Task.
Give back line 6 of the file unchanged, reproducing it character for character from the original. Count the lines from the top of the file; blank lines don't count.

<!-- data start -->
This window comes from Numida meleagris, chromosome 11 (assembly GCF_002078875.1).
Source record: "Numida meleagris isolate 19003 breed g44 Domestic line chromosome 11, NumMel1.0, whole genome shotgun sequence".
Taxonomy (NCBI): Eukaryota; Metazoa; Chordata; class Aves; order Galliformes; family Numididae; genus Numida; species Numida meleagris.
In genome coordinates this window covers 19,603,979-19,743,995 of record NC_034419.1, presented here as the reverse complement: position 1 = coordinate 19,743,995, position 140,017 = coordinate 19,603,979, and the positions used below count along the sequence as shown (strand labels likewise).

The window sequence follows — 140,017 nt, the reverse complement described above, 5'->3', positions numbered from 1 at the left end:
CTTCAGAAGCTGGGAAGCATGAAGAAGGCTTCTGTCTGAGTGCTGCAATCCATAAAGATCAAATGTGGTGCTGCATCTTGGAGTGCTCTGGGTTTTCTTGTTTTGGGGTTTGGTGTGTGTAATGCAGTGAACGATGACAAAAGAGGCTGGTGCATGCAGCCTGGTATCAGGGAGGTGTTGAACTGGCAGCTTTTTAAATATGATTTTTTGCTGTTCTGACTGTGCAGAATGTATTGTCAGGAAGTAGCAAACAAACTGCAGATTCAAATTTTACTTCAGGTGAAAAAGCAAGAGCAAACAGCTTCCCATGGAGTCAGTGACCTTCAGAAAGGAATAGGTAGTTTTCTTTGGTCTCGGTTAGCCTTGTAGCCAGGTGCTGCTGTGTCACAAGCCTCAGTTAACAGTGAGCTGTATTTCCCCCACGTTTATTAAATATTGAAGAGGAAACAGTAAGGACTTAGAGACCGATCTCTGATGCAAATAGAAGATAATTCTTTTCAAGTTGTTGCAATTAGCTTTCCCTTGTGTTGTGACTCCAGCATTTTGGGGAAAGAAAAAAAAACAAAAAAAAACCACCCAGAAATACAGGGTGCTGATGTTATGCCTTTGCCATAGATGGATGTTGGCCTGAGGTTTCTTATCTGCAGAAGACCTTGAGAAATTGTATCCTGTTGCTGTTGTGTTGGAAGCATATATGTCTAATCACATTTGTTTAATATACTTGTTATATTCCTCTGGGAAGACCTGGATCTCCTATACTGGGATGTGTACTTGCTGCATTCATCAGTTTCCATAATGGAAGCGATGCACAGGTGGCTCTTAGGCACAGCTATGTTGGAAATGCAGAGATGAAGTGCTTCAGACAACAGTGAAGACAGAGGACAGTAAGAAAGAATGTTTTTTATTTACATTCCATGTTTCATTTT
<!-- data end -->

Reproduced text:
CTTCAGAAGCTGGGAAGCATGAAGAAGGCTTCTGTCTGAGTGCTGCAATCCATAAAGATCAAATGTGGTGCTGCATCTTGGAGTGCTCTGGGTTTTCTTGTTTTGGGGTTTGGTGTGTGTAATGCAGTGAACGATGACAAAAGAGGCTGGTGCATGCAGCCTGGTATCAGGGAGGTGTTGAACTGGCAGCTTTTTAAATATGATTTTTTGCTGTTCTGACTGTGCAGAATGTATTGTCAGGAAGTAGCAAACAAACTGCAGATTCAAATTTTACTTCAGGTGAAAAAGCAAGAGCAAACAGCTTCCCATGGAGTCAGTGACCTTCAGAAAGGAATAGGTAGTTTTCTTTGGTCTCGGTTAGCCTTGTAGCCAGGTGCTGCTGTGTCACAAGCCTCAGTTAACAGTGAGCTGTATTTCCCCCACGTTTATTAAATATTGAAGAGGAAACAGTAAGGACTTAGAGACCGATCTCTGATGCAAATAGAAGATAATTCTTTTCAAGTTGTTGCAATTAGCTTTCCCTTGTGTTGTGACTCCAGCATTTTGGGGAAAGAAAAAAAAACAAAAAAAAACCACCCAGAAATACAGGGTGCTGATGTTATGCCTTTGCCATAGATGGATGTTGGCCTGAGGTTTCTTATCTGCAGAAGACCTTGAGAAATTGTATCCTGTTGCTGTTGTGTTGGAAGCATATATGTCTAATCACATTTGTTTAATATACTTGTTATATTCCTCTGGGAAGACCTGGATCTCCTATACTGGGATGTGTACTTGCTGCATTCATCAGTTTCCATAATGGAAGCGATGCACAGGTGGCTCTTAGGCACAGCTATGTTGGAAATGCAGAGATGAAGTGCTTCAGACAACAGTGAAGACAGAGGACAGTAAGAAAGAATGTTTTTTATTTACATTCCATGTTTCATTTT